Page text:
LED Lamp Selection

LED lamps emit different colors, wavelengths, depending on the materials they are made of. LED lamps based on public standards, for example, LED lamps for specialized traffic signals or automotive stop lamps, frequently use a standardized bulb as the light source. For such applications, select the LED lamp that satisfies the wavelength specifications. Peak and Dominant Wavelength Two wavelength standards exists, the peak wavelength and the dominant wavelength. The latter corresponds to the color actually perceived by the human eye. When selecting an LED lamp for most applications, the range of possible wavelengths is wide. The designer should select the LED lamp whose wavelengths is most suitable LED lamps for his or her needs. Standards for LED wavelength selection have recently changed because of developments in luminosity. In the past, the only high-brightness LED lamps available were red GaAlAs LEDs and green GaP LEDs. It was therefore necessary to select one of these for outdoor high-brightness indicators. High-Brightness LEDs Recently, InGaAlP high-brightness LEDs have become commercially available. In addition to red leds and green leds, high-brightness orange and yellow LEDs are now available. As a result, orange LEDs, amber LEDs and yellow LEDs are now widely used in highway LED panels and on the displays of low-current portable equipment which requires high-brightness characteristics.

Figure 1 – The relationship between emission wavelength and luminosity for modern LED lamps. Luminous Intensity and Directional Characteristics Relationship between luminous intensity units and directional characteristics Luminous intensity is measured in candela (cd) and the radiance is measured in Watts/steradian (W/sr). One steradian is the solid angle at the center of a one-meter-radius sphere subtended by a square meter of surface area. The steradian is a metaric unit. The radiance of light is the amount of luminous flux propagated in a given solid angle, or the amount of incident. Hence, as Figure 2 shows, the narrower the directionality of an LED lamp, the higher the luminous intensity of that lamp. Hence, for an LED lamp of given directionality, the higher the emission efficiency of the chip, the higher the luminous intensity.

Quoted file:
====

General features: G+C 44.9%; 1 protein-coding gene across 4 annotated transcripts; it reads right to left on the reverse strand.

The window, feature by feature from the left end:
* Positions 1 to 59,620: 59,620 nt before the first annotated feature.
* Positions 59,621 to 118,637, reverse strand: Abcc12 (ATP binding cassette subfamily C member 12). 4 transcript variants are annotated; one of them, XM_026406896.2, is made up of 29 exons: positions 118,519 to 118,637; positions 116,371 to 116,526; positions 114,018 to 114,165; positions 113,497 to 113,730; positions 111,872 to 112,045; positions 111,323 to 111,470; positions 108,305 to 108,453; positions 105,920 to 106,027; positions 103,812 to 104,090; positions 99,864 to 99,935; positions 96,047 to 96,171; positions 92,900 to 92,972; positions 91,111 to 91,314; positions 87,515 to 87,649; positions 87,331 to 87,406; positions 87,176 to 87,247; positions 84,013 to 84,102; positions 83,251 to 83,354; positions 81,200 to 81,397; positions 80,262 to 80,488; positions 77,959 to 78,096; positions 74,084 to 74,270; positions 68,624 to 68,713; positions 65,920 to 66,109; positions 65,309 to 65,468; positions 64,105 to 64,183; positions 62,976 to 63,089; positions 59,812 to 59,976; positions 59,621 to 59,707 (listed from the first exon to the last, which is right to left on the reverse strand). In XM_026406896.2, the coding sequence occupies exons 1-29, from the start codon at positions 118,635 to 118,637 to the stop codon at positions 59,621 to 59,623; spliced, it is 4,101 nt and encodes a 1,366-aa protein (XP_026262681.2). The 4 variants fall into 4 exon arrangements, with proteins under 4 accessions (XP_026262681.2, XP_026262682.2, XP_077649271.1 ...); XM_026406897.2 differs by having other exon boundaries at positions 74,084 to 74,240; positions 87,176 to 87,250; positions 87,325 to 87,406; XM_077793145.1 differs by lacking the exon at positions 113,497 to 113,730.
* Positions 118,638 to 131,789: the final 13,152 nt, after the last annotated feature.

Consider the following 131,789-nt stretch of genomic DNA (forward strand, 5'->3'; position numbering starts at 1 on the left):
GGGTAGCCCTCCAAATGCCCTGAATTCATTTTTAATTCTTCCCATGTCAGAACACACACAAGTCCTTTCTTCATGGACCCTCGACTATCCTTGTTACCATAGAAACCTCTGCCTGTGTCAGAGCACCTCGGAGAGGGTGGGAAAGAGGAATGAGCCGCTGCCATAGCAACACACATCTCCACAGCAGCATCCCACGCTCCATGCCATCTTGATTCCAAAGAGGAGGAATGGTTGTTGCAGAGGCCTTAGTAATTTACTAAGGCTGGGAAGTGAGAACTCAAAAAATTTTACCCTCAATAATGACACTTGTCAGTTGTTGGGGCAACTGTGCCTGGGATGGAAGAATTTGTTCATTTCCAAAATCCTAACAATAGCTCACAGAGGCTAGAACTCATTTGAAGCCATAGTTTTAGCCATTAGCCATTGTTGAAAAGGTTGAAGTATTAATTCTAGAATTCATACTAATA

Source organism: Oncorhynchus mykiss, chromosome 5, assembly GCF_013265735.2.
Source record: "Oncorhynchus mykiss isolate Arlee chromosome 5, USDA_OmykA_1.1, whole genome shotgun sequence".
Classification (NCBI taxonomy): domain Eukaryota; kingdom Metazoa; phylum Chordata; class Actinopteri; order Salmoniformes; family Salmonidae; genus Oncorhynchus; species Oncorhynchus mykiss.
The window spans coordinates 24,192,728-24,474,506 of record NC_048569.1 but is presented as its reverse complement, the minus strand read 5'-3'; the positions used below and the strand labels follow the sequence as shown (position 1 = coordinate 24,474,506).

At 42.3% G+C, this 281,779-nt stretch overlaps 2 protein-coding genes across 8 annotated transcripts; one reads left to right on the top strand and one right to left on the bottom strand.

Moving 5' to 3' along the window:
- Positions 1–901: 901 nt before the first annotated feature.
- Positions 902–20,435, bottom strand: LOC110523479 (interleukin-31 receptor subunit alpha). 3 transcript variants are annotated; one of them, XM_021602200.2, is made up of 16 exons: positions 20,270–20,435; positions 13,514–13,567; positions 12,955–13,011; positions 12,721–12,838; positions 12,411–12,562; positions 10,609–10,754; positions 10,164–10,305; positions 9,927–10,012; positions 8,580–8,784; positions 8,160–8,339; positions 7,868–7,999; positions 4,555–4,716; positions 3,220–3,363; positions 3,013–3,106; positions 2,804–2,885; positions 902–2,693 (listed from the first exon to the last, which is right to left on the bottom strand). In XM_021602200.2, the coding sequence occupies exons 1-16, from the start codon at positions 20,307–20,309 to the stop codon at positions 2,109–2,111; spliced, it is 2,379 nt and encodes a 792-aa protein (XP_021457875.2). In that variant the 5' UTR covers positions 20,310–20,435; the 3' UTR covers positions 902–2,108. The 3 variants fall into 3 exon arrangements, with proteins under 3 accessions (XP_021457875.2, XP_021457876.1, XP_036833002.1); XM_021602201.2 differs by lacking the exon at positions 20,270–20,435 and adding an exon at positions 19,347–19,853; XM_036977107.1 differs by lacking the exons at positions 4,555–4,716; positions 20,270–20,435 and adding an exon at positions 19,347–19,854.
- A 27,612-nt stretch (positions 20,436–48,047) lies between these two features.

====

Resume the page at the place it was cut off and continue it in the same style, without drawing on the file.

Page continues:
Application Viewing Angle
High-Brightness LED information panel 15° to 30°
Signal applications 8° to 30°
Low-Brightness LED information panel 30° to 120°
Narrow-Direction indicator 30° to 60°
Wide-Direction indicator 60° to 120°
Automotive stop lamp 20° to 50°
Automotive dashboard narrow directionality 20° to 60°
Automotive dashboard wide directionality 60° to 120°
Relationship between emission wavelength and luminosity for modern LED lamps. Directional Characteristics As described above, the same LED chip can be used in the products of different LED manufacturers so that a lamp has different directional characteristics. Table 1 provides a list of useful criteria for LED lamps. (reference value).

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